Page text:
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As I See It

Is Kezia the leader that Labour really, really wants?

Terry MurdenParty’s identity crisis

“Who is Kezia Dugdale?” asks the woman next to me in the Grassmarket Community Project. I am enquiring about hiring the Edinburgh facility for a function and the receptionist is explaining that Ms Dugdale was there earlier for a press conference.

Shown a photo of Ms Dugdale, my fellow guest says: “Isn’t that Sporty Spice?”

Clearly Ms Dugdale, who chose the venue to launch her campaign to succeed Jim Murphy as leader of Scottish Labour, has more people to impress than the party’s deflated membership.

Scottish Labour’s problems are well-documented, but nothing says more about the size of the mountain it has to climb than a failure of its potential leader to be recognised by the voters.

Ms Dugdale is favourite to land the post (she has the support of almost three-quarters of Labour MSPs), but she already looks to be heading into oblivion. The SNP’s lead in Scotland is unassailable. If First Minister Nicola Sturgeon opts for a three-year parliament next term as reported here she is almost certain of victory in 2019 because few expect Labour to have recovered sufficiently in time to reverse its fortunes. That will give Ms Sturgeon eight years in government by which time Ms Dugdale, or her only rival for the Labour leadership Ken Macintosh, will no doubt have given up the fight.

No wonder the short list of applicants for the job was so short. Poisoned chalices come to mind, along with deluded dreams of power that will never materialise.

Ms Dugdale is clearly ambitious and well-meaning. Good luck to her. But her performances so far, particularly on the economy, show how she lacks some basic understanding of who creates wealth and how it drives the social economy she wants to build.

Her pledge today to “stand up against vested interests” and to tackle the “unfairness” of private education is not an encouraging start. It suggests the same old “envy politics” that has discredited Labour and tells us that she is already out of touch with an electorate that is more aspirational than Labour likes to think. It hints at a new leadership of the party that will merely embrace the politics of the past. It has learned nothing from the entrepreneurial revolution and the growth of the self-employment economy that has taken place these past few years, together with a growing wish among the voters to distance Scotland from its dependency past.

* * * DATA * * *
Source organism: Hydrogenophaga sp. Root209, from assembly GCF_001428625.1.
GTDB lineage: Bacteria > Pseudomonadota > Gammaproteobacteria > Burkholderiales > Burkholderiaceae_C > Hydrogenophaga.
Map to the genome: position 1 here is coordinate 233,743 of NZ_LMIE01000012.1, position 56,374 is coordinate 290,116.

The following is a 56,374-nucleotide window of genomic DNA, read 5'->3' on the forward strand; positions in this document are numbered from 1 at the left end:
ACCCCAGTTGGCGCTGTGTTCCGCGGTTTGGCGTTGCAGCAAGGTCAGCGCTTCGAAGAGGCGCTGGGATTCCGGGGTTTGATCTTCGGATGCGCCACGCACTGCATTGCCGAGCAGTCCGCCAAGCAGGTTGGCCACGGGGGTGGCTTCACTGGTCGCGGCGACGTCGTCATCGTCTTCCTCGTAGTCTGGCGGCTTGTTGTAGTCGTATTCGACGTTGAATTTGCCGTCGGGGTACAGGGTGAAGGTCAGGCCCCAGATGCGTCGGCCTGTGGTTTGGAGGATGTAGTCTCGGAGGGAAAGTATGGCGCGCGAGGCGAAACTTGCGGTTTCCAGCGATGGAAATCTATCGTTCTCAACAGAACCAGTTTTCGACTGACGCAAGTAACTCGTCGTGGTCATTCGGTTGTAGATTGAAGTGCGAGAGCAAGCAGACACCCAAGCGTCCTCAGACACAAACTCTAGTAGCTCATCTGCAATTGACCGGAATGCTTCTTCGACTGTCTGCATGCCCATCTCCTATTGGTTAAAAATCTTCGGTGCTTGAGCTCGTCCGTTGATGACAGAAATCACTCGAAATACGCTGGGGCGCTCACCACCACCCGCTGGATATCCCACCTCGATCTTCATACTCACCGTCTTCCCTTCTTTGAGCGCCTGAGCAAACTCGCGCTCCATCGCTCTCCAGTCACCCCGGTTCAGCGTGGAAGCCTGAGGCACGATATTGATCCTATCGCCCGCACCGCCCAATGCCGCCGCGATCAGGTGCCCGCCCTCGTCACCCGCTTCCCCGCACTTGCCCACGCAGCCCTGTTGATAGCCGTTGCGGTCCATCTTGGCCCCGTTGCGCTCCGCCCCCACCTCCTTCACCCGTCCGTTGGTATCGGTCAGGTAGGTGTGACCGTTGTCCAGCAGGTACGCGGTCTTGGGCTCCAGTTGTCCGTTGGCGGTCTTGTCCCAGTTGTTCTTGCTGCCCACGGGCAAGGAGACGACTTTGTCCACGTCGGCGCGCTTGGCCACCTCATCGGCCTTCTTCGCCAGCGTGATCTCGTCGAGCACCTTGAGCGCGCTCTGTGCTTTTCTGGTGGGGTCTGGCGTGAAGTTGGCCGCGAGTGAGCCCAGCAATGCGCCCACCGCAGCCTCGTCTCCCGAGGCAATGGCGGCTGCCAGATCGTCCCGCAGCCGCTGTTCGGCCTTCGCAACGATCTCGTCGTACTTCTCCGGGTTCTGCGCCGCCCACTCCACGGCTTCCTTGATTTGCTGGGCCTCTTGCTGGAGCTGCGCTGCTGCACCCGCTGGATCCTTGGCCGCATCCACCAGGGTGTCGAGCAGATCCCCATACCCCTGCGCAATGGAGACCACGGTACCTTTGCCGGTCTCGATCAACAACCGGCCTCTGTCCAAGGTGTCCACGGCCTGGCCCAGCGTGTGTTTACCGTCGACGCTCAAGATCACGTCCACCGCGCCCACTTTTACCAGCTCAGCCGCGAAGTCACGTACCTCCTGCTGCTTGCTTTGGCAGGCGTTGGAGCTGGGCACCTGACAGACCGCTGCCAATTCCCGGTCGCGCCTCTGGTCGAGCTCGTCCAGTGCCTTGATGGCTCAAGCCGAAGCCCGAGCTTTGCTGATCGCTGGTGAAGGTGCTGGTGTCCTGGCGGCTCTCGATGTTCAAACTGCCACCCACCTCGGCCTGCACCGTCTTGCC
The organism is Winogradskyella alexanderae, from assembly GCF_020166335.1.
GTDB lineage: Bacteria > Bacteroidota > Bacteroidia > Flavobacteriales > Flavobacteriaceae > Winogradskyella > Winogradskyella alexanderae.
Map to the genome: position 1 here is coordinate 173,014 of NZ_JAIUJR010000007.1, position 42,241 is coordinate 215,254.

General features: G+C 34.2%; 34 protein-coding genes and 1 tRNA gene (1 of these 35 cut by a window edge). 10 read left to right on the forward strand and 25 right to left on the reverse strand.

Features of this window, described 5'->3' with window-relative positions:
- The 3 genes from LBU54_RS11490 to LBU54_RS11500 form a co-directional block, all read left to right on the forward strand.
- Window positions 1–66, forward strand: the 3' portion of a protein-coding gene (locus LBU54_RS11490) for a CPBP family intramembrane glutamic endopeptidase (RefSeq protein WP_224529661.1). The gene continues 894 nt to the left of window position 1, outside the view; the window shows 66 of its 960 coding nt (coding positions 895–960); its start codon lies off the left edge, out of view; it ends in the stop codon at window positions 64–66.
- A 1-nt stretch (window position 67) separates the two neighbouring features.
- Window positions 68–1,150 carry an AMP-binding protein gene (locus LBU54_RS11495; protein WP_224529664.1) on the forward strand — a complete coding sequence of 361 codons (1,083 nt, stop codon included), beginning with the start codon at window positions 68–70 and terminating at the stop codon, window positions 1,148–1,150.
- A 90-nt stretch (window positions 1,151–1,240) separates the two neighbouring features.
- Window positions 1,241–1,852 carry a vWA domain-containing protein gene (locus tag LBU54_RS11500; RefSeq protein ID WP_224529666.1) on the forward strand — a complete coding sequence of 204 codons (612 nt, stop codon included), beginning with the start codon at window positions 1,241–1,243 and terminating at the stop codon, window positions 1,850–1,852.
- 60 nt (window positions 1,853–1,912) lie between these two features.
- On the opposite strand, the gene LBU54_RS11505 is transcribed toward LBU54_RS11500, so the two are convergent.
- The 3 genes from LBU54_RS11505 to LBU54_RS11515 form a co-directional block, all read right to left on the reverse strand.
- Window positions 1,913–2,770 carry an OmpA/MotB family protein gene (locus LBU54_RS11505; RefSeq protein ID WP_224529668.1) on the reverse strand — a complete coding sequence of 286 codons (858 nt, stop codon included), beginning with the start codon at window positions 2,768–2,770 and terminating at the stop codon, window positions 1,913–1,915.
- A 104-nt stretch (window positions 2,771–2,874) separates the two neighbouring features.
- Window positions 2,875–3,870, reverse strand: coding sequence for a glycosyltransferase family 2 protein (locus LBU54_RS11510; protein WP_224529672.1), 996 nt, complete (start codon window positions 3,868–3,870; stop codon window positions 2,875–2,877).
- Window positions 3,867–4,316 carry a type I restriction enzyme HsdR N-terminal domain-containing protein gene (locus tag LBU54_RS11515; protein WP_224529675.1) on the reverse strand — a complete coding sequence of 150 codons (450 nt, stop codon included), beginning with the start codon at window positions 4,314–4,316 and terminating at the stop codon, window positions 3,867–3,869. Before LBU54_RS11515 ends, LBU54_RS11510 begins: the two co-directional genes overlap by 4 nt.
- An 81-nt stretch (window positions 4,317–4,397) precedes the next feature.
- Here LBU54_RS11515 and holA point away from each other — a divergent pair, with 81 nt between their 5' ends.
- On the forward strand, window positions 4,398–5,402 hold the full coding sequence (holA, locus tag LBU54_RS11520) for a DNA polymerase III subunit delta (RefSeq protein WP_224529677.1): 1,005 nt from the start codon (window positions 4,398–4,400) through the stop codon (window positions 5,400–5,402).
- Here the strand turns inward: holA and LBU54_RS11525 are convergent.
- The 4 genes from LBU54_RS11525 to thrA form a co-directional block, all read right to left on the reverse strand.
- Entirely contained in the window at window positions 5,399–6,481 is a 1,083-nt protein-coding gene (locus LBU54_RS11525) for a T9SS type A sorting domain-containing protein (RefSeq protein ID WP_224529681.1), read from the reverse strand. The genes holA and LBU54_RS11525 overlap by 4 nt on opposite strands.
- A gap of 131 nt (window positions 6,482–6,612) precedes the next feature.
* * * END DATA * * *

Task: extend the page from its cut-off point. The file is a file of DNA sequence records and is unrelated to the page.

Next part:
Ms Dugdale, 33, admitted at today’s press conference that she was shocked that just 5% of people of her own age intend to vote Labour next May. Some 80% say they will vote SNP. It is not a good foundation on which to build her career or to rebuild a party which has lost its purpose and really needs to start again.

Labour’s left wing credentials have been stolen by the SNP which now talks about fairness and equality – two of Labour’s founding principles – but with a more convincing twist that has persuaded voters to switch allegiance. When the SNP speaks “for the people” it does so with a Scottish voice, whereas Labour has developed a split personality, one claiming to be Scottish, the other quite firmly rooted in the Westminster establishment that stands up for the union, Trident nuclear weapons and generally keeping Scotland in its place.

There is no chance of Ms Dugdale nor of Mr Macintosh changing this relationship with London Labour, nor is there a desire to do so. There is no wish to create a new-style Labour north of the border, let alone to consider alliances with other parties that might create a new centre party that would be the only effective challenge to the SNP. That would require imagination, and there was no hint of that at today’s press conference.

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